In addition, after the first 45 minutes on the shuttle; the driver made us get off the shuttle when he stopped in front of the city courthouse where he very nicely told us: "I have to take a 17 minute break now and you are not allowed to be on the bus while I am on my break."  That sort of made sense to us but what was very odd was that the courthouse where we had to wait was less than 100 yards from where the shuttle had picked us up 45 minutes earlier!   I can only puzzle over why the driver didn't tell us to meet him at the court house at 6:30 PM when he first picked us up at 5:30 PM and we told him we were going to the marina. 

Sunday was another beautiful and fairly warm day on which I was almost arrested by a US ICE (Immigration and Customs Enforcement) officer and I did find the missing harbor charts.

Saturday morning I had met Andy, an Australian sailor, who was single handing a 36' steel boat from Canada to Australia.  He had checked out of Port Angles, WA, USA and had planned on making a non-stop trans-Pacific ocean passage to Australia.  (I don't think that is possible - especially in September when the NE Pacific High is creating thousands of miles of calm weather directly in his path)  He had made his way hundreds of miles west of the US West coast when he encountered the 993 Mb low that had caused us the earlier misery with it's west swell.  After lying ahull for 36 hours in pretty tough conditions, Andy decided to head back to the coast and to then work his way down the coast before heading SW to Australia. 

Andy had called ICE and asked to check back into the US and to get another six-month cruising permit.  Sunday morning I was on Andy's boat, working on his Airmail software, when the ICE officer showed up.  Up until that point I did not know that Andy was in quarantine, i.e. he had not officially checked into the US and therefore his boat was still considered to be "foreign soil."  Therefore, as a US citizen, I had left the US and was now in a foreign country. 

The ICE officer, stating on the dock and unable to see into Andy's boat, asked Andy if he was alone.  Andy, thinking the officer was asking about the voyage replied "YES, I am alone" and I, hearing the exchange thought "this is going to get interesting in a few seconds."  When I heard the officer climb on the boat I turned to face the companionway and folded my hands in front of me, in plain sight of the officer, and stood very still with, what I hoped was a welcoming, but innocent, smile.  When the officer saw me his hand went to the grip of his pistol and he sternly asked who I was - to which I replied "A US citizen working on Andy's radio."  He, of course, asked why I was on a quarantined boat and did I know that I was breaking the law?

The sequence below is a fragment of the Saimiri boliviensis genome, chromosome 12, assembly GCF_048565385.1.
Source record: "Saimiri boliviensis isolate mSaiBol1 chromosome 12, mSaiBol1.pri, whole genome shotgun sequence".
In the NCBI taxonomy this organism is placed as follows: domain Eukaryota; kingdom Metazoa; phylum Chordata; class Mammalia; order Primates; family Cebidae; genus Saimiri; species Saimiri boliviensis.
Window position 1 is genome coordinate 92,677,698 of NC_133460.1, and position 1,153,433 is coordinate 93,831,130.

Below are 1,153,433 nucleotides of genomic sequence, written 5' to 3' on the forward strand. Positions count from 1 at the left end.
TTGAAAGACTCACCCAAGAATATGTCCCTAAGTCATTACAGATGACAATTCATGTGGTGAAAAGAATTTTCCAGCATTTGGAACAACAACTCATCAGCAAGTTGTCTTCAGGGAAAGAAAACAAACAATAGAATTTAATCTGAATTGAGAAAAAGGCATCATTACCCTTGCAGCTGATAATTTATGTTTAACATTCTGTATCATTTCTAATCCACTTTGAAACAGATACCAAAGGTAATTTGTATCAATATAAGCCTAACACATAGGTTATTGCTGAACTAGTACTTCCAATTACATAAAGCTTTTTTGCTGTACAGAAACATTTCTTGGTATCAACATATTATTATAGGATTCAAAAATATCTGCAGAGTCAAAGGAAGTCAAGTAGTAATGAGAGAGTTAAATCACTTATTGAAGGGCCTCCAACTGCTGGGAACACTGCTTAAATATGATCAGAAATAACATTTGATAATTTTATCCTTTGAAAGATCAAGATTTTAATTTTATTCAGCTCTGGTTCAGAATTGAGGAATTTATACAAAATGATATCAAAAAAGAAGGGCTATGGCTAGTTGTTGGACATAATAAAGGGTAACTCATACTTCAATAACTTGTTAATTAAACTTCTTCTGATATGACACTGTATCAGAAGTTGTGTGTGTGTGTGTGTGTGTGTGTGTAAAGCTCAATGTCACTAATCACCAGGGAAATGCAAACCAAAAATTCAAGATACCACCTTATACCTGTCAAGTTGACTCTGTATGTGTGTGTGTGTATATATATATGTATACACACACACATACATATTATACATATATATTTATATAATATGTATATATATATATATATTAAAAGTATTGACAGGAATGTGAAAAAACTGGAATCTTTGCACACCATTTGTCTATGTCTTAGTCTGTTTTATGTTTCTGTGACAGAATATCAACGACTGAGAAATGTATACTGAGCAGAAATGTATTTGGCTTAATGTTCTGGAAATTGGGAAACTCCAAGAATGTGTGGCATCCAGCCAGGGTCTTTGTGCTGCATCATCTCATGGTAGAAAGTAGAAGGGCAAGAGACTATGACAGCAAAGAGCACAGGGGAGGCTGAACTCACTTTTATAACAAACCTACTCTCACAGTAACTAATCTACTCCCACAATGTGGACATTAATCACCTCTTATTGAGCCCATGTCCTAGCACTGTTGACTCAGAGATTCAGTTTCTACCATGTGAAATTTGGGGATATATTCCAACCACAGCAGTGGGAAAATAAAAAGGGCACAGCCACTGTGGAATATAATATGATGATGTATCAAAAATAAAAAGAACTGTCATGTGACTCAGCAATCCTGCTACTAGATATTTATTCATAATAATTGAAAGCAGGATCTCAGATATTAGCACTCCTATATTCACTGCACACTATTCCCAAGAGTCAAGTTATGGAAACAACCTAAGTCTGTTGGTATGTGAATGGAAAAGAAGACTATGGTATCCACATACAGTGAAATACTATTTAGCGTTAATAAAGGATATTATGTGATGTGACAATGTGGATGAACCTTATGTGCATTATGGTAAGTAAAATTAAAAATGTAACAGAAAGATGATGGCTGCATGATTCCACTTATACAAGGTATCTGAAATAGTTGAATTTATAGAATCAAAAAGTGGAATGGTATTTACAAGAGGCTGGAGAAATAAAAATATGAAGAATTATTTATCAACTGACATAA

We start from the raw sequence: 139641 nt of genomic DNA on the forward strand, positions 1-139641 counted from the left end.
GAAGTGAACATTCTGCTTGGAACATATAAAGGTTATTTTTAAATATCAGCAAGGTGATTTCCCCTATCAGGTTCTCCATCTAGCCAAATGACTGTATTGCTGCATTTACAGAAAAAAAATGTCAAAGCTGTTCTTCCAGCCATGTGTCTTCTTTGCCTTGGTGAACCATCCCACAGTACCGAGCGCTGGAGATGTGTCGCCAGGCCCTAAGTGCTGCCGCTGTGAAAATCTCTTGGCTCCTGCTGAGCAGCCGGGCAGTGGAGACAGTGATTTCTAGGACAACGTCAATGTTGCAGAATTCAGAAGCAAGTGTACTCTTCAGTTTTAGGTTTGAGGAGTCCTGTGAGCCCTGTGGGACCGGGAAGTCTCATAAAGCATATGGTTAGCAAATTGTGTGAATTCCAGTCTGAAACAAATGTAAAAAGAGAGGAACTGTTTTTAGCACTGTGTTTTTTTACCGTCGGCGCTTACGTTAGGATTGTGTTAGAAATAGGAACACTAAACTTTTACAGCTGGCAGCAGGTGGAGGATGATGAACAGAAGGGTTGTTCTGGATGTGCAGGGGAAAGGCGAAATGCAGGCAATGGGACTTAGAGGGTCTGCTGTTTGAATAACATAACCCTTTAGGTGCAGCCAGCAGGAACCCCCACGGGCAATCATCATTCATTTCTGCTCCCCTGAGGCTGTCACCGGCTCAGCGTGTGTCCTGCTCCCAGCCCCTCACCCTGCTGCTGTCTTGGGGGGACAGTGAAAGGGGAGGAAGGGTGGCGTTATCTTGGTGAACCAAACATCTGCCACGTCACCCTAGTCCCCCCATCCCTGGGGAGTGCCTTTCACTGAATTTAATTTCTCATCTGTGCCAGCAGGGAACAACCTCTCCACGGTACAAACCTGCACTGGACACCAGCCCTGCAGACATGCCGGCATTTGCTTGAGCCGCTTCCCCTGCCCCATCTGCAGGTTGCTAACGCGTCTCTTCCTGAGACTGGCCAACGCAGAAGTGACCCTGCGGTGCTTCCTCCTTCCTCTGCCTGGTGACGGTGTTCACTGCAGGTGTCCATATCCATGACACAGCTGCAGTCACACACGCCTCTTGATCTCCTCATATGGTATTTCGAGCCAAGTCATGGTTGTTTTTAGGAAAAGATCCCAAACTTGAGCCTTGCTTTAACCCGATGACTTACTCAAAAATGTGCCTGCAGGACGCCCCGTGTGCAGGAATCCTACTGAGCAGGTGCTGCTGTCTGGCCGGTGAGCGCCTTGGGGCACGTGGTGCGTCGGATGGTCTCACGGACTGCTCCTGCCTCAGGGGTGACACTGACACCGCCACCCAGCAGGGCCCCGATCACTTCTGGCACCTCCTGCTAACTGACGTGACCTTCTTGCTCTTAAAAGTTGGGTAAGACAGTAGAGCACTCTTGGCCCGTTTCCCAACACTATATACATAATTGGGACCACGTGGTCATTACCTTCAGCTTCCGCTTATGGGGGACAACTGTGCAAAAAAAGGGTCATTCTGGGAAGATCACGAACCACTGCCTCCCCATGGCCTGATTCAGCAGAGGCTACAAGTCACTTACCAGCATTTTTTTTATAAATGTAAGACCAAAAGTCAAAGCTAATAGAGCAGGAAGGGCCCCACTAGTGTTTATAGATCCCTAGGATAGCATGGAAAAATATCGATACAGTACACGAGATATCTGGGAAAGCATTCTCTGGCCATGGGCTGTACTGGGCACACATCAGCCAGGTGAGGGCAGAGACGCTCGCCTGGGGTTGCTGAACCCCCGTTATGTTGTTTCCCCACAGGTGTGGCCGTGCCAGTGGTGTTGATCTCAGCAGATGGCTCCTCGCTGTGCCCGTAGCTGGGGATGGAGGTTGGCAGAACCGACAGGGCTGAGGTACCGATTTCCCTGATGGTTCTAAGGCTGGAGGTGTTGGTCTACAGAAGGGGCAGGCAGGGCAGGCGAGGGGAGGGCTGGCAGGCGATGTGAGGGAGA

I replied that I did not know the boat was in quarantine and if I had known I never would have been on the boat and I apologized for startling him.  He wanted to see ID, which I did not have - other than a Mirador boat card, he took down my name, boat name, slip number and said he would come talk to me but for now I had to get off Andy's boat.

I returned to Mirador and never did get the ICE visit but did see Andy an hour later in the parking lot signing papers on the hood of an ICE SUV.  Andy later told me he got the cruising permit and would go visit his sister in California and study better ways to get his new boat to Australia.

Indeed! Cruising, even in the US, can lead to interesting encounters with interesting characters.  Andy was a world traveler and had written three books.  One of which was about the two years he spent driving around Africa in the '70s.  Everything he owned was contained in a beat up old Land Rover that was his home for that two years.

The owner of a 50' powerboat that was tied up near Mirador had all the latest harbor charts that he had just downloaded from the NOAA site and gave them to me on a CD.  Getting those charts was a great relief!